The Mailbox Garden flourished the first year (1998) with many addition as the plants and seeds were donated to the neighborhood. Then as Spring approached Johnnie Mae decided she was ready for a larger Curb Garden, so the expansion began. First Farmer Ryan rotatilled the soil, then all the grandkids and Johnnie Mae and PIP got out there and worked the soil. It took lots of time and hard work and when it was finished, Stafford planted his first tomato plant which produced huge big tomatoes he could share with his cousins which made him feel proud. Johnnie Mae was happy when she won a gardening award from the neighborhood.

    By 2002 Johnnie Mae planted her window box in the front of her house that had been there for 30 years and she'd never had the confidence to grow anything. Then we created a walking trail through her garden and doubled the size of the curb garden. Because this garden receives full sun most of the day, many things grow here that love the sun like marigolds, four o'clocks and other flowers.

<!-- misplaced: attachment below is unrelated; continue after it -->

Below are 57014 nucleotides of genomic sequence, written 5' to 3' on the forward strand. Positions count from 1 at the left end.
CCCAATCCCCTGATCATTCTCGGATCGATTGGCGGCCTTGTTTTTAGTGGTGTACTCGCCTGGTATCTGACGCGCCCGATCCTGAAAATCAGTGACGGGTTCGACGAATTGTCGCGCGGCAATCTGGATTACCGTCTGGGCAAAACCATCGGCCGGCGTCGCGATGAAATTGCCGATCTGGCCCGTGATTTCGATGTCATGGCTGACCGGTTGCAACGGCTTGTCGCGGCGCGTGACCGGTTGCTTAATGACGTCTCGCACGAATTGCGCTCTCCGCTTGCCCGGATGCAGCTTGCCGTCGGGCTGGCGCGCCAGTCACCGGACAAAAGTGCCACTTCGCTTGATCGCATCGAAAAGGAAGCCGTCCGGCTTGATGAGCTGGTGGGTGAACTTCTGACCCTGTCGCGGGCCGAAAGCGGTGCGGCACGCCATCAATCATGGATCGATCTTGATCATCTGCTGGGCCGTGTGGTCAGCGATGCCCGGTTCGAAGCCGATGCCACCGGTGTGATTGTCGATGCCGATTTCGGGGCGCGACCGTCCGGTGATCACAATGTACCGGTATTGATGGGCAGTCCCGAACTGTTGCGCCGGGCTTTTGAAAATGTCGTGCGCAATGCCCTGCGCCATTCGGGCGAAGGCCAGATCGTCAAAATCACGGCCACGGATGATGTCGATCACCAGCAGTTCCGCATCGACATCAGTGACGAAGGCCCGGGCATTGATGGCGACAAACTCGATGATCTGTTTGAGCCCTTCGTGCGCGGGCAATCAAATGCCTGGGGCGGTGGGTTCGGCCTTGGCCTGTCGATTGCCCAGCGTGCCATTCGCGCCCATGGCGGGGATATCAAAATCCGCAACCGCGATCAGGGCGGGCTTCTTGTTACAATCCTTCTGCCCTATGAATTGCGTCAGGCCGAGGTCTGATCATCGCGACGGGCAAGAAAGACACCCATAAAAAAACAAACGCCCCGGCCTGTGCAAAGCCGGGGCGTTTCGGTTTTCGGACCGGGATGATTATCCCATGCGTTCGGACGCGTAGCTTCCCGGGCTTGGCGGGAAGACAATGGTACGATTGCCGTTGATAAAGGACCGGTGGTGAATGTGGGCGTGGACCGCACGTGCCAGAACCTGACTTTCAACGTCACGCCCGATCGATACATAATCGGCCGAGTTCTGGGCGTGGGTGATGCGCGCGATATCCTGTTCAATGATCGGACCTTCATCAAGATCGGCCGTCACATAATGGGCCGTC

Beauty now reigns on this curb and it continues to bring joy to the children as they tend their garden with their grandmother whenever they visit.

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  6. Joanna's Garden

    At a very visual corner of our street, a curb garden was created and dedicated to the owners sister who before having health problems had performed much of the yards' improvements. With Joanna's loving touch gone, the yard looked sad, so we thinned out the Peace Center gardens and put hostas, monkey grass and marigolds together with rocks and stones and an old tree limb to create a work of art for all to visually enjoy.